The Nazi leaders who built these armed forces needed experienced police officers, said Michael Holzmann, the son of an Austrian Nazi who has been researching Gestapo activities in this country for many years. “Huber took this opportunity and turned from a small investigator into an extremely successful leader of the Gestapo terror regime in the former Austria,” he said.
In March 1938, after Germany annexed Austria, Huber was appointed Gestapo chief of most of the country, including the capital Vienna. Shortly afterwards, the Gestapo began an extensive hunt for dissidents in Austria, and Huber gave the order “to arrest unwanted, especially criminally motivated Jews immediately and to transfer them to the Dachau concentration camp”. A few days later the first two transports of Jews left Vienna for the camp, and many more followed.
Huber stayed at his post until the end of the war and was given more and more personnel and authority. During that time, 70,000 Austrian Jews who could not leave the country were murdered, nearly 40 percent of the original community, while their property was looted by the Nazis.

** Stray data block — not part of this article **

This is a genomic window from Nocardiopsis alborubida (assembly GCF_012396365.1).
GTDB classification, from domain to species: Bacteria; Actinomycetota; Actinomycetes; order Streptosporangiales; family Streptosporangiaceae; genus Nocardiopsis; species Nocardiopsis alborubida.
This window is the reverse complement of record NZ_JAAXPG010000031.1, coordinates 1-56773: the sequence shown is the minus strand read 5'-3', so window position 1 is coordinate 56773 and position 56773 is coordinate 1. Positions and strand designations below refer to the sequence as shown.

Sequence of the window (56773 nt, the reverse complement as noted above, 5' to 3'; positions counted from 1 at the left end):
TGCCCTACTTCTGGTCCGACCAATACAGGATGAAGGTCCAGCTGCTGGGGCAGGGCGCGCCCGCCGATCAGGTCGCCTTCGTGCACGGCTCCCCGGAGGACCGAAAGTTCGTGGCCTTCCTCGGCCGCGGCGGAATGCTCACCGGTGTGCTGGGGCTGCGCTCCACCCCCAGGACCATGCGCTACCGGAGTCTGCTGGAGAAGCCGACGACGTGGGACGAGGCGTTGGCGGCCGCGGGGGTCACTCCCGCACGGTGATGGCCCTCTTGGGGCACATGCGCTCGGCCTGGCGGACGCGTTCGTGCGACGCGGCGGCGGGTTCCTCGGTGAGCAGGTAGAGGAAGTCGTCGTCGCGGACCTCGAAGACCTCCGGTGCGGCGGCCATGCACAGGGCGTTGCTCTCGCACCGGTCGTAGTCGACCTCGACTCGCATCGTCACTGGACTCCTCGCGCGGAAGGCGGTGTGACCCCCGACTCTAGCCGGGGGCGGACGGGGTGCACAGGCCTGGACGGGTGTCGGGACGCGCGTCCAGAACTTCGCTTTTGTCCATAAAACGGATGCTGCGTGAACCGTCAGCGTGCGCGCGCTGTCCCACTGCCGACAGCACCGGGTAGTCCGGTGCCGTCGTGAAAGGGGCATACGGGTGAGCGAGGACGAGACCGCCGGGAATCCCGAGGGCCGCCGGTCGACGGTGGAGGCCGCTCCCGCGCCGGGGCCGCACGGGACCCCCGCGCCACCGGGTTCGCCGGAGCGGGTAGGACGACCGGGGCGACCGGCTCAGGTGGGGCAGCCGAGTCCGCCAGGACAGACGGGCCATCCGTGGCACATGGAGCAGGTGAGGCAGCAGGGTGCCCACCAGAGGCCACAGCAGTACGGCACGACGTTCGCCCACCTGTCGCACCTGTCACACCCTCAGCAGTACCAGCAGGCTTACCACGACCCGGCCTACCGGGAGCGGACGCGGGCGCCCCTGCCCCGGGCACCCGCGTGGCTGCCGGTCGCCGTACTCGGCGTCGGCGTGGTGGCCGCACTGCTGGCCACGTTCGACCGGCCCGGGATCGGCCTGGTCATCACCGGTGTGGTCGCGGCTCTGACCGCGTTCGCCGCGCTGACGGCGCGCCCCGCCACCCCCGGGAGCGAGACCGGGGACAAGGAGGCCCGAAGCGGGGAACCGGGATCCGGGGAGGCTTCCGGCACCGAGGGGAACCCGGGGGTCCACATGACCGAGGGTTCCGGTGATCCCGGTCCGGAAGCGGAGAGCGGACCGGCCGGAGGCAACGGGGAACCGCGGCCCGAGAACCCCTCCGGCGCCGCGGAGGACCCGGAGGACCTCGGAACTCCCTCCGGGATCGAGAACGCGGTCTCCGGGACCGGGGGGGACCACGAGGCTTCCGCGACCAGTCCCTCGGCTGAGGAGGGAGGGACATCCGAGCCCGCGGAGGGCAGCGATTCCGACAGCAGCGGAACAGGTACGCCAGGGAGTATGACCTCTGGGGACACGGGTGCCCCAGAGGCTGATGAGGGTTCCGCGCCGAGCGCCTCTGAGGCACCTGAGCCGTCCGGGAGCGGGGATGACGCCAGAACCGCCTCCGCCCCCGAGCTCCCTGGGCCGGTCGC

Eichmann confirmed in his trial that he was involved in the deportation of Jews, but refused to plead guilty of genocide and said: “I had no choice but to follow the instructions I had received.”
Huber took a different approach. In 1948, when he spoke to an officer at the Nuremberg War Crimes Tribunal who interviewed him as a witness rather than a suspect, he said he knew nothing about the extermination until late 1944, when his deputy told him something vague.
“But the historical evidence paints a completely different picture,” says Prof. Moshe Zimmerman, historian and Holocaust scholar at the Hebrew University of Jerusalem. “Eichmann was perhaps a more familiar face to the Jewish community, but the one who shared responsibility for carrying out the terror against the Jews, their collection, their forced boarding on the trains and their deportation to the camps was subordinated to the police and the Gestapo Huber. “